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Inputs and Outputs

Inputs are what we control. 

These are the decisions that we make in any given scenario, the effort that we put in towards a goal, the practice that we undertake on a regular basis in preparation, the research that we do, the processes that we put in place to manage our tasks, and more.

Outputs are what we don't control.

These are being picked by someone for an award or a job or a promotion, reaching a goal that we set ourselves, putting on a show that delights the audience. 

The inputs can be favourable or unfavourable. And the outputs can be favourable or unfavourable. 

It is possible for unfavourable inputs to result in favourable outputs. Like someone just turning up unprepared for an exam and, through luck, facing only questions that they know answers to and scoring well. It is a wrong lesson to take that going preparing well is over-rated.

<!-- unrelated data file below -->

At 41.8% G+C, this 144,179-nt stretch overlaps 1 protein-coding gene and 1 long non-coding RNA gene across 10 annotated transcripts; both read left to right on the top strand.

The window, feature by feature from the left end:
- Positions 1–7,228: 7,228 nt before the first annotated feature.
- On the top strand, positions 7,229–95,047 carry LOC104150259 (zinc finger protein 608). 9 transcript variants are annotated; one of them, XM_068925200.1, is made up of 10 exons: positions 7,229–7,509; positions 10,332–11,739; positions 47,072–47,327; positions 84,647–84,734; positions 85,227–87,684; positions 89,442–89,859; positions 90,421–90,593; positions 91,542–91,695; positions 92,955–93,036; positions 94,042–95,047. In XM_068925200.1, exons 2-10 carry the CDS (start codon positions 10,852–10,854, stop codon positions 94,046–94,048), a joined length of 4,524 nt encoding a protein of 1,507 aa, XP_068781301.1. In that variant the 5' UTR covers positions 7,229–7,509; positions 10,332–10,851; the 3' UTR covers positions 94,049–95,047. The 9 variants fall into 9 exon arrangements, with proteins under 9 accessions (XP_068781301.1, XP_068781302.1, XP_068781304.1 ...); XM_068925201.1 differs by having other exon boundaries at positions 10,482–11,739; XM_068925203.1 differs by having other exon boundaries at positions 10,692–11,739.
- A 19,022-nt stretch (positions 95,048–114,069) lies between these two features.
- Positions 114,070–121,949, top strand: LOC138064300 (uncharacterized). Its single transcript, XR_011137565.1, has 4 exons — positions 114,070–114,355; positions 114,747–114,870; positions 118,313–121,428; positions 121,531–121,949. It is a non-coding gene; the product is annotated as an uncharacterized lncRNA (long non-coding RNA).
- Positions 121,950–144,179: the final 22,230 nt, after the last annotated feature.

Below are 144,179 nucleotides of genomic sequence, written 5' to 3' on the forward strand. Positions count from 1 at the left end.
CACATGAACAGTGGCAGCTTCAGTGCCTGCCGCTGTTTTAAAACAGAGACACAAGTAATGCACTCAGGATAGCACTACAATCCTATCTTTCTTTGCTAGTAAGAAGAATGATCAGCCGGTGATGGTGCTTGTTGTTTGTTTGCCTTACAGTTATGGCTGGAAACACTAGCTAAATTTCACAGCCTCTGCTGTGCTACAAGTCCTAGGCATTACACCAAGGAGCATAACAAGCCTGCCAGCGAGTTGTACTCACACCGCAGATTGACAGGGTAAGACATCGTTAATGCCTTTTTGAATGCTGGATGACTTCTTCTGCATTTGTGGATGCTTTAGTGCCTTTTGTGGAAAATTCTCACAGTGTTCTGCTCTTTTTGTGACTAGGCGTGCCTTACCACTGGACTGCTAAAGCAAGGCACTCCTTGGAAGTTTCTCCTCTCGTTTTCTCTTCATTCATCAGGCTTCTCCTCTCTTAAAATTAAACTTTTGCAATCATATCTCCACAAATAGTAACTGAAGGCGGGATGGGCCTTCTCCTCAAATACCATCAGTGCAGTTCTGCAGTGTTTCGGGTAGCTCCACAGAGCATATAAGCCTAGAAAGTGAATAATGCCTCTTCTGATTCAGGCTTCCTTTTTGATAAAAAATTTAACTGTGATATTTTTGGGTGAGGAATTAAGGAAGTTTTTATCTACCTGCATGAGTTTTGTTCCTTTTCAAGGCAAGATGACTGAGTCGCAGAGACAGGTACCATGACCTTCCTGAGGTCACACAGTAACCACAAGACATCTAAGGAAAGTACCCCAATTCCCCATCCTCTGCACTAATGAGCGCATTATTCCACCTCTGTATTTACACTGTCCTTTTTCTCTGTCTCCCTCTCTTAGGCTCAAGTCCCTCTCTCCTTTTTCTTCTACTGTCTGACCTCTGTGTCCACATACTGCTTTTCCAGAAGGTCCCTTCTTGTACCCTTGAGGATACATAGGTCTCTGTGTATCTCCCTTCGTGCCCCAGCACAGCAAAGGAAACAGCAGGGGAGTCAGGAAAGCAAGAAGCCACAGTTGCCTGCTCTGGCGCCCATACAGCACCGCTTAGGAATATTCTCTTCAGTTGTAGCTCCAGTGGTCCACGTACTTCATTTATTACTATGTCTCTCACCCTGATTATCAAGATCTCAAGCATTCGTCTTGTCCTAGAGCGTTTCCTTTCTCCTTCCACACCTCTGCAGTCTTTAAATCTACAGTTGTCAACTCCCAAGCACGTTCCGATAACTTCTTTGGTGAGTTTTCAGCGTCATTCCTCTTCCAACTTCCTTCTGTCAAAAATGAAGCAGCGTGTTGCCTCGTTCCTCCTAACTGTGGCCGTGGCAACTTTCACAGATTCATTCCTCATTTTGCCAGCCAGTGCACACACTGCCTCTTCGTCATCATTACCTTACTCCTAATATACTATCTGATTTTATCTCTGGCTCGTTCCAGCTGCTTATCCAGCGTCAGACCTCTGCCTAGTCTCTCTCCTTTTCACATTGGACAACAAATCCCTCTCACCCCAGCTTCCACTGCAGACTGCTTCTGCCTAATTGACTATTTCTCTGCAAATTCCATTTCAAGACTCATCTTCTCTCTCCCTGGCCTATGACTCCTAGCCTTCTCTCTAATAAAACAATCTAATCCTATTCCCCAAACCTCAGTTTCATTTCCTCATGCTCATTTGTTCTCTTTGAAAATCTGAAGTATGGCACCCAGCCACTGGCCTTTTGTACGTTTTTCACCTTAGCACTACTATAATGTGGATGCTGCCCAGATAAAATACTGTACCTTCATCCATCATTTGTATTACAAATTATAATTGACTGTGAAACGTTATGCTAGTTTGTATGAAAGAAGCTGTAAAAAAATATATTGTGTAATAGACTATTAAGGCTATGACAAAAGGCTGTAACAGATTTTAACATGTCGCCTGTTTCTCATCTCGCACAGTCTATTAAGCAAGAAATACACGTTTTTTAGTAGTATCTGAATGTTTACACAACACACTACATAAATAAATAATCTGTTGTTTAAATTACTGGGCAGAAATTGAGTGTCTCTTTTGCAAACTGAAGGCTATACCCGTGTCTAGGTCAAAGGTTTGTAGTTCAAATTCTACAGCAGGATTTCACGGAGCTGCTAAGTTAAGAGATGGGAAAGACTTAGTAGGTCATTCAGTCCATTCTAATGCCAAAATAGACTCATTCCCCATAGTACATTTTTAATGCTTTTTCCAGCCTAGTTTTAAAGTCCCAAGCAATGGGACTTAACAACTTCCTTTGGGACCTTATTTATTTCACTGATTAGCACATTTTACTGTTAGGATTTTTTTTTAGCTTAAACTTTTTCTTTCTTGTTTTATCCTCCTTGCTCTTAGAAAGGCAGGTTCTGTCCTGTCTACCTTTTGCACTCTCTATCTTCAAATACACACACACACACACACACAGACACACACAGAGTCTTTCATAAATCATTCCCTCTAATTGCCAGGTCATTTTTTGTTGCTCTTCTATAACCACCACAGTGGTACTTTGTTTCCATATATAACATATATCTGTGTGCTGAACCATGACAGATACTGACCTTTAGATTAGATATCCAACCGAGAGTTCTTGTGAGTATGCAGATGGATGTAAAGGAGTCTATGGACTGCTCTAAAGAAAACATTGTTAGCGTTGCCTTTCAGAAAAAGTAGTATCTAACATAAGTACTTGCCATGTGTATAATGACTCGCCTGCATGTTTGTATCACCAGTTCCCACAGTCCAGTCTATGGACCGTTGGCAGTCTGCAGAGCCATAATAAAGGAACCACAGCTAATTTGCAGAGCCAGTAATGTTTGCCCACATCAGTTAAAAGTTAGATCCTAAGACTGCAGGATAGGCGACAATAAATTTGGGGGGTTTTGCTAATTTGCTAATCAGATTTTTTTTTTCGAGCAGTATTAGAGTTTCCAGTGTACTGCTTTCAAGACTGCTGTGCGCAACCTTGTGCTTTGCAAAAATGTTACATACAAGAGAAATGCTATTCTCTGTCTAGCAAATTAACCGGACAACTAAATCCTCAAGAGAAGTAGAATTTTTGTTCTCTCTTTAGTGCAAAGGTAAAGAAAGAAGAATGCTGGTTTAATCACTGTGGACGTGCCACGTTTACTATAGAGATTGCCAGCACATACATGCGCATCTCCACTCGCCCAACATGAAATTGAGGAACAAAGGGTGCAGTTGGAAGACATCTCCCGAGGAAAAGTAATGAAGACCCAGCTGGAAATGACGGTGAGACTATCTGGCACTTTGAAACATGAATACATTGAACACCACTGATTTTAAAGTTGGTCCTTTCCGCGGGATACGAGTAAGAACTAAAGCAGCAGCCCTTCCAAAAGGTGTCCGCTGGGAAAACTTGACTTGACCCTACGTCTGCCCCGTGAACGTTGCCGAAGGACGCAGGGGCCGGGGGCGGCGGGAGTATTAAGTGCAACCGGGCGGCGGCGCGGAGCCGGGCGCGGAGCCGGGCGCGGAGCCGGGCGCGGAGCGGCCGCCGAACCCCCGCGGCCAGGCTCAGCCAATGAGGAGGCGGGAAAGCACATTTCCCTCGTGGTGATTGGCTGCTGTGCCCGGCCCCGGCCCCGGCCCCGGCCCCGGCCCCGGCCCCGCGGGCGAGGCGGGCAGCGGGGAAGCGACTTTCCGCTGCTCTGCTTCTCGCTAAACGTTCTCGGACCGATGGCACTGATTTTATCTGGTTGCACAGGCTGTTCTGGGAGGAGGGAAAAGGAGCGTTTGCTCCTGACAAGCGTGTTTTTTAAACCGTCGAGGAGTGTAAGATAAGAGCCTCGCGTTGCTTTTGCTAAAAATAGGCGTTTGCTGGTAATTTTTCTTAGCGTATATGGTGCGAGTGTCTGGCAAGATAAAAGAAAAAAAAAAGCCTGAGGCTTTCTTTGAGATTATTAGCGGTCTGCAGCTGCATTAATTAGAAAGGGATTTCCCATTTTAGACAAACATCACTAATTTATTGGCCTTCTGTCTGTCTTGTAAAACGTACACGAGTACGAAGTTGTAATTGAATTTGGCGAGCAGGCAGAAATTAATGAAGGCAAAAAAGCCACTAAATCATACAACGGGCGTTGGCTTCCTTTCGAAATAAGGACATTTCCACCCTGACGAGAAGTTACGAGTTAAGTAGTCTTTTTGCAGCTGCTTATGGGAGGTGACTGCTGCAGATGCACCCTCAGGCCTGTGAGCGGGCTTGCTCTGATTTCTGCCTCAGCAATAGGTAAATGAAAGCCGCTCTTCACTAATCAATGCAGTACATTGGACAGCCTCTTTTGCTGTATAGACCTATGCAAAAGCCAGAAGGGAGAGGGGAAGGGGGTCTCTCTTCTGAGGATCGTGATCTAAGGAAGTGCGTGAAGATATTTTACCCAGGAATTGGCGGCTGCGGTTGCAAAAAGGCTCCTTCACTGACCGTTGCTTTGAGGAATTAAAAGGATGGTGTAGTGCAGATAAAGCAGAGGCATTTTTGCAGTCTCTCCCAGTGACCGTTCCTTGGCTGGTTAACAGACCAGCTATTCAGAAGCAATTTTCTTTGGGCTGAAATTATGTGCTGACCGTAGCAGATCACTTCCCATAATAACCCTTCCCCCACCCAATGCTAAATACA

It is possible for favourable inputs to result in unfavourable outputs. Like someone who does everything right in a job interview, but ticks off the interviewer inadvertently for no fault of their own, and aren't selected for the job. It is a wrong lesson to take that no amount of preparation is good enough.

It is a lot more common for favourable inputs to result in favourable outputs and for unfavourable inputs to result in unfavourable outputs. 

It is easy to identify whether the output was favourable or not. But, when it comes to the inputs is when we over-estimate or under-estimate wildly and make an erroneous evaluation. 

Assess them with the same rigour. 

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